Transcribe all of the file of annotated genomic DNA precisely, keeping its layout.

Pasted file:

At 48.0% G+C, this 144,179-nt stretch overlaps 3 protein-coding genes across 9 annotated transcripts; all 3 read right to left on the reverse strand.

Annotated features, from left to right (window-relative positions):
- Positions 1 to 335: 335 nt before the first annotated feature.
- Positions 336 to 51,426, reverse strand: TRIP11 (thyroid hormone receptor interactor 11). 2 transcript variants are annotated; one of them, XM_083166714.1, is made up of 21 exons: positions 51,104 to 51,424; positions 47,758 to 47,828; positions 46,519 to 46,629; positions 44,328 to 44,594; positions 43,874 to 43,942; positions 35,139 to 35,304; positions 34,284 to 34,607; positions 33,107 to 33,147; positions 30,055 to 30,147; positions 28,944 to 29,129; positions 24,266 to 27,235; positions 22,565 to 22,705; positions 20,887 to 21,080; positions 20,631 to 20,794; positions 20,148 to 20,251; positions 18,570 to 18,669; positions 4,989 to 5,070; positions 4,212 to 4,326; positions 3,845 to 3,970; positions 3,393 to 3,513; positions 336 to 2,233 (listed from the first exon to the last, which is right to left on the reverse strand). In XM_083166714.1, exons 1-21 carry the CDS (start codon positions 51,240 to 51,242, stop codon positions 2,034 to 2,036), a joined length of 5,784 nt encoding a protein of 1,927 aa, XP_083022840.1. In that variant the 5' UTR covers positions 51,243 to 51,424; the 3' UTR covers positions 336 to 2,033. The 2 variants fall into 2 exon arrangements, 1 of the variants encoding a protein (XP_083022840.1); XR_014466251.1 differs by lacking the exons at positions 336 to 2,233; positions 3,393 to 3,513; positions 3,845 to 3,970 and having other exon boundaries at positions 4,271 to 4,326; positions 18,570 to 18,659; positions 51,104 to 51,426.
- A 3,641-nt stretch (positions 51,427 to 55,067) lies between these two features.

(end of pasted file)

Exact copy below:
At 48.0% G+C, this 144,179-nt stretch overlaps 3 protein-coding genes across 9 annotated transcripts; all 3 read right to left on the reverse strand.

Annotated features, from left to right (window-relative positions):
- Positions 1 to 335: 335 nt before the first annotated feature.
- Positions 336 to 51,426, reverse strand: TRIP11 (thyroid hormone receptor interactor 11). 2 transcript variants are annotated; one of them, XM_083166714.1, is made up of 21 exons: positions 51,104 to 51,424; positions 47,758 to 47,828; positions 46,519 to 46,629; positions 44,328 to 44,594; positions 43,874 to 43,942; positions 35,139 to 35,304; positions 34,284 to 34,607; positions 33,107 to 33,147; positions 30,055 to 30,147; positions 28,944 to 29,129; positions 24,266 to 27,235; positions 22,565 to 22,705; positions 20,887 to 21,080; positions 20,631 to 20,794; positions 20,148 to 20,251; positions 18,570 to 18,669; positions 4,989 to 5,070; positions 4,212 to 4,326; positions 3,845 to 3,970; positions 3,393 to 3,513; positions 336 to 2,233 (listed from the first exon to the last, which is right to left on the reverse strand). In XM_083166714.1, exons 1-21 carry the CDS (start codon positions 51,240 to 51,242, stop codon positions 2,034 to 2,036), a joined length of 5,784 nt encoding a protein of 1,927 aa, XP_083022840.1. In that variant the 5' UTR covers positions 51,243 to 51,424; the 3' UTR covers positions 336 to 2,033. The 2 variants fall into 2 exon arrangements, 1 of the variants encoding a protein (XP_083022840.1); XR_014466251.1 differs by lacking the exons at positions 336 to 2,233; positions 3,393 to 3,513; positions 3,845 to 3,970 and having other exon boundaries at positions 4,271 to 4,326; positions 18,570 to 18,659; positions 51,104 to 51,426.
- A 3,641-nt stretch (positions 51,427 to 55,067) lies between these two features.